Third baseman Jason Rogers was batting .360 with two home runs through his first six games for Triple-A Colorado Springs.
Third baseman Jason Rogers was batting .360 with two home runs through his first six games for Triple-A Colorado Springs.
JASON ROGERS (3B/1B)
Age: 27
Height: 6’1″
Weight: 253
Bats: Right
Throws: Right

Profile: With outfielder Carlos Gomez landing on the disabled list on Thursday, the Brewers had an open roster spot to fill and used it to promote the 27-year-old Rogers from Triple-A Colorado Springs, where he was hitting .360 with a pair of home runs and seven runs batted in through his first six games. This will be Rogers second stint in the big leagues after making his debut on September 2nd of last year as one of Milwaukee’s September call-ups.

Rogers was originally drafted by Milwaukee in the 32nd round of the 2010 draft, after a standout career at Columbus State University in Georgia where he belted a school record 26 home runs in 2010. He appeared in 42 games in Maryvale that same season after signing with the Brewers and hit .281 with three home runs. That earned Rogers a promotion to Class-A Wisconsin to start the 2011 season, but a broken hamate bone in his left hand early in the season cost him roughly two months. He finished the year with a .277 average and seven home runs in 71 combined games between Wisconsin and Helena.

Rogers returned to Wisconsin to begin the 2012 season and excelled through his first 66 games, hitting .301 with 31 extra-base hits and 42 runs batted in, earning a selection to the Midwest League All-Star team and a promotion to High-A Brevard County following the break. He continued to have success at the plate after joining the Manatees, hitting an even .300 with five home runs over his final 67 games of the season.

The Brewers promoted Rogers to Double-A Huntsville in 2013 and his power numbers took off. In 133 games, he hit .270 with 25 doubles and 22 home runs en route to being named Milwaukee’s Minor League Player of the Year. Following the season, the Brewers sent Rogers to the Arizona Fall League where he continued to thrive, hitting .311 in 18 games against some of baseball’s top prospects.

Having played primarily first base with a little bit of outfield mixed in throughout his Brewers career, Milwaukee moved Rogers to third base prior to the start of the 2014 season and returned him to Double-A Huntsville to re-familiarize himself with a position he hadn’t played with any regularity since college. Rogers handled the position switch well and continued to hit, earning another promotion to Triple-A Nashville halfway through the season. In 57 games with the Sounds, he hit .316 with 11 doubles, 4 triples and 11 home runs, before getting the call to Milwaukee last September.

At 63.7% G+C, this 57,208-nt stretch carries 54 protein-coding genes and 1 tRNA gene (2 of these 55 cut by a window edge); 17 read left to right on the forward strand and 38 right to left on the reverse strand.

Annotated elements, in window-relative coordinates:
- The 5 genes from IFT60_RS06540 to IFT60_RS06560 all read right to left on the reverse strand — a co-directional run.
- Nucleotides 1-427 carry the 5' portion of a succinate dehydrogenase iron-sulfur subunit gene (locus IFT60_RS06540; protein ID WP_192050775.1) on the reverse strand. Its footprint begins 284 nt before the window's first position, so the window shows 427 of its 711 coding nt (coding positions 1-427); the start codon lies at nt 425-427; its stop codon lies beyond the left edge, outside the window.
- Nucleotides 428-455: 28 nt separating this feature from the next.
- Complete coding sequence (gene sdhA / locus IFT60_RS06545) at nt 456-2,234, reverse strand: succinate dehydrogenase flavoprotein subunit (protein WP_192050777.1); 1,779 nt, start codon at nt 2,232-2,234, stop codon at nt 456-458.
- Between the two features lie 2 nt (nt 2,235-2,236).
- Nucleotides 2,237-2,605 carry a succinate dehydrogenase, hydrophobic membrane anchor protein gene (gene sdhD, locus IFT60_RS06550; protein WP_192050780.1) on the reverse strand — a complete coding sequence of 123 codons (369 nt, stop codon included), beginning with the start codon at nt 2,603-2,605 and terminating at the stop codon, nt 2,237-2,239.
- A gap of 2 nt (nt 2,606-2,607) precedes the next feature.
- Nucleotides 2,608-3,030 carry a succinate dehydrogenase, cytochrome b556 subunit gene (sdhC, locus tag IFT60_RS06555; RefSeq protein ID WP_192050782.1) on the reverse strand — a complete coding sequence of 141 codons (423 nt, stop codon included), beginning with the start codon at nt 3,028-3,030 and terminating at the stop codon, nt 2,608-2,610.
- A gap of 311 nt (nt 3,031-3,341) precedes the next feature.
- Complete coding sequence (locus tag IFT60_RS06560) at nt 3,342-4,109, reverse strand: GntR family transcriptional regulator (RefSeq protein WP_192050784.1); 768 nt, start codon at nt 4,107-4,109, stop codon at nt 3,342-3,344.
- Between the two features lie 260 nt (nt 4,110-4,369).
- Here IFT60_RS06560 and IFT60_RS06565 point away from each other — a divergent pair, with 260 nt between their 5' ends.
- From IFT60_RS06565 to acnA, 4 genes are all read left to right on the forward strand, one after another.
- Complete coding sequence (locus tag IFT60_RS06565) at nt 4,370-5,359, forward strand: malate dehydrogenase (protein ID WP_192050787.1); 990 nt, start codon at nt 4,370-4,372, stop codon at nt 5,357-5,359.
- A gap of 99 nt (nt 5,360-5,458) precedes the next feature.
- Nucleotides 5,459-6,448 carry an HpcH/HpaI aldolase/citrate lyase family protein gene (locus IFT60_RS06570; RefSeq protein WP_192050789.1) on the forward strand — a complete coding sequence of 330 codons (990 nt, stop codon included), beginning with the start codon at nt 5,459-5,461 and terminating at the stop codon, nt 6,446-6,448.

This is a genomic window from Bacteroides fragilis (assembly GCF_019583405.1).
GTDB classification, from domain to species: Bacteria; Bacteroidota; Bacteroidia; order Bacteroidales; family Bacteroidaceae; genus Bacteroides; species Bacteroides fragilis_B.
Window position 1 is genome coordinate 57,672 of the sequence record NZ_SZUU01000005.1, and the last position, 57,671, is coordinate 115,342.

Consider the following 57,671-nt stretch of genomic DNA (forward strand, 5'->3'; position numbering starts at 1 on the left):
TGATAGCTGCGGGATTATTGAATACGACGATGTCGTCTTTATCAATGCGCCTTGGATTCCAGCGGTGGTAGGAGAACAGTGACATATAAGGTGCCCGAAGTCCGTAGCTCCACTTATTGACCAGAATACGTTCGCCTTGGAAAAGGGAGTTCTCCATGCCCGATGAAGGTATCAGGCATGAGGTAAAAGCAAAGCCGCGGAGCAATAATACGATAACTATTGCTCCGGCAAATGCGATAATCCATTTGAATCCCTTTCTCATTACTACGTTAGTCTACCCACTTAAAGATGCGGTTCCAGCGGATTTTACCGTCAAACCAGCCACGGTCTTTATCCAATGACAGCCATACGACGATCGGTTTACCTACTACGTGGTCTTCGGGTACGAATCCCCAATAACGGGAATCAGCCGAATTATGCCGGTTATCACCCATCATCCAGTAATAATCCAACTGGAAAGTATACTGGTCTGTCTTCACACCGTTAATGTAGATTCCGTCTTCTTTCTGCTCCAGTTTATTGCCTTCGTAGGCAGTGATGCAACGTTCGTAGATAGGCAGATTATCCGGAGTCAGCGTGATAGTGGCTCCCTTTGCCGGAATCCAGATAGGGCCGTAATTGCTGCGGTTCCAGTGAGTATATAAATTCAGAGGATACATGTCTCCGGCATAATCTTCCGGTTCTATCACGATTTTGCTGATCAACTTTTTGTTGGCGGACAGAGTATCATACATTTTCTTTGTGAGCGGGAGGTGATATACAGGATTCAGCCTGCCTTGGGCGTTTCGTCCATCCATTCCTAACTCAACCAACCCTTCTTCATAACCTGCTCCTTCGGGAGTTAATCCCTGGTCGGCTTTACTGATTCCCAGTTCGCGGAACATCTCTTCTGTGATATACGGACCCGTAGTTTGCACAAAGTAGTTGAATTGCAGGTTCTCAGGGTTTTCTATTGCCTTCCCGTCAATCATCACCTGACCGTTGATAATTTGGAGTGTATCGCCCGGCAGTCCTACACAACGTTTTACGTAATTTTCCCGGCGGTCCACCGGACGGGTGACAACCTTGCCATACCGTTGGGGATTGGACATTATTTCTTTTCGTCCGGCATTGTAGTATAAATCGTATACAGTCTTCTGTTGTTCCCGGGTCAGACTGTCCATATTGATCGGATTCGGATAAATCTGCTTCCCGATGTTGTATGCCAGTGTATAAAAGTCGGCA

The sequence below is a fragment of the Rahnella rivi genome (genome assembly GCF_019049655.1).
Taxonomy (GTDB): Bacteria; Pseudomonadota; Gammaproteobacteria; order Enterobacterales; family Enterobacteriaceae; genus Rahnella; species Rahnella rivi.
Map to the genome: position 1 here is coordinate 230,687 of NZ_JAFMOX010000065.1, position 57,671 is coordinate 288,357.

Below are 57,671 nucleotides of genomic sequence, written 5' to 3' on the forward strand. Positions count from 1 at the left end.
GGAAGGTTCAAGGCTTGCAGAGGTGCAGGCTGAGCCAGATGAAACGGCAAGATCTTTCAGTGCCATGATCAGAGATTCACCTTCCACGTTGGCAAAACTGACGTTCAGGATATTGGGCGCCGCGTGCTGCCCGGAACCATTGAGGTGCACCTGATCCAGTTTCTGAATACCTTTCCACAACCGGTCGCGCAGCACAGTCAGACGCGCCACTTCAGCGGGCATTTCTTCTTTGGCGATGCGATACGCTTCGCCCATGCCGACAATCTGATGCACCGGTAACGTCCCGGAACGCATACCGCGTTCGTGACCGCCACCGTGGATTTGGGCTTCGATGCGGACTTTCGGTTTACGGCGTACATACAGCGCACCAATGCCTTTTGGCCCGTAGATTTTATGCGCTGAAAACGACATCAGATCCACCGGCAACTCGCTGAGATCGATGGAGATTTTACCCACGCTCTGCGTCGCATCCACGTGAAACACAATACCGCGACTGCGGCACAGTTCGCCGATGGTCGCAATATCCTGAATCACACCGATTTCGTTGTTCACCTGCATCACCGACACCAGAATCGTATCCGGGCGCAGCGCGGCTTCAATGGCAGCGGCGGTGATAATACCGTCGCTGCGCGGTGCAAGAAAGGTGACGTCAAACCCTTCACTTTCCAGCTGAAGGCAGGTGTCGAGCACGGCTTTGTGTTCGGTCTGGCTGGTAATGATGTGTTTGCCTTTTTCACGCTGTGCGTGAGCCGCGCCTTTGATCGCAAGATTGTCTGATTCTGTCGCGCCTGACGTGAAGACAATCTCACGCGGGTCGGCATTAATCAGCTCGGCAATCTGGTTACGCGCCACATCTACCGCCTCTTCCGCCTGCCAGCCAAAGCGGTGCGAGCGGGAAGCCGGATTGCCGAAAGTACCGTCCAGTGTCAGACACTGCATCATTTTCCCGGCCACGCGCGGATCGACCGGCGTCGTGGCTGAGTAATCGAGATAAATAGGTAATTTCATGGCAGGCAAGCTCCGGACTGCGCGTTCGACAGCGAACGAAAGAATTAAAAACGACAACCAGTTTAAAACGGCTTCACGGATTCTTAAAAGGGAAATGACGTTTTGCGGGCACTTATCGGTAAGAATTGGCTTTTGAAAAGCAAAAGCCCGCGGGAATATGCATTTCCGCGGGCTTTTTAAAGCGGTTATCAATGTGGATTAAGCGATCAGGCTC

Strengths: Rogers’ biggest strength lies in his offense. The slugger has hit for both average and power at every level through the minor leagues, collecting career totals of 63 home runs and 188 extra-base hits. He uses all parts of the field and has good power to the opposite field. Unlike many power-hitters, Rogers doesn’t strike out a ton. He’s never reached triple digit punchouts in a single season and has enough patience to work counts and draw a walk, resulting in a .368 career on base percentage. Rogers also possesses good instincts on the bases and will steal a base from time-to-time if opposing pitchers don’t pay enough attention to him.

Weaknesses: The biggest question mark with Rogers is his defense at third base. Despite having played the position some in college, he’s still relatively new to playing the hot corner in the pros and he’ll now be doing his on-the-job training at the highest level. Rogers moves well for a big man, but his range is somewhat limited, though no more so than Ramirez. Coming off the bench will also present a challenge for Rogers who struggled in that role during his very limited opportunities with the Brewers last September.

Future: For now Rogers will likely be used as a right-handed pinch-hitter off the bench and may spell a struggling Aramis Ramirez at third base and the left-handed hitting Adam Lind at first on occasion. He doesn’t have much more to prove in the minor leagues with the bat, and would appear to be the Brewers top in-house candidate to replace Ramirez at third base when he hangs it up at the end of the season. He’ll get another chance to impress Ron Roenicke and company over the next few weeks in Milwaukee and could work his way in to the Brewers plans even after a healthy Gomez returns to the field.

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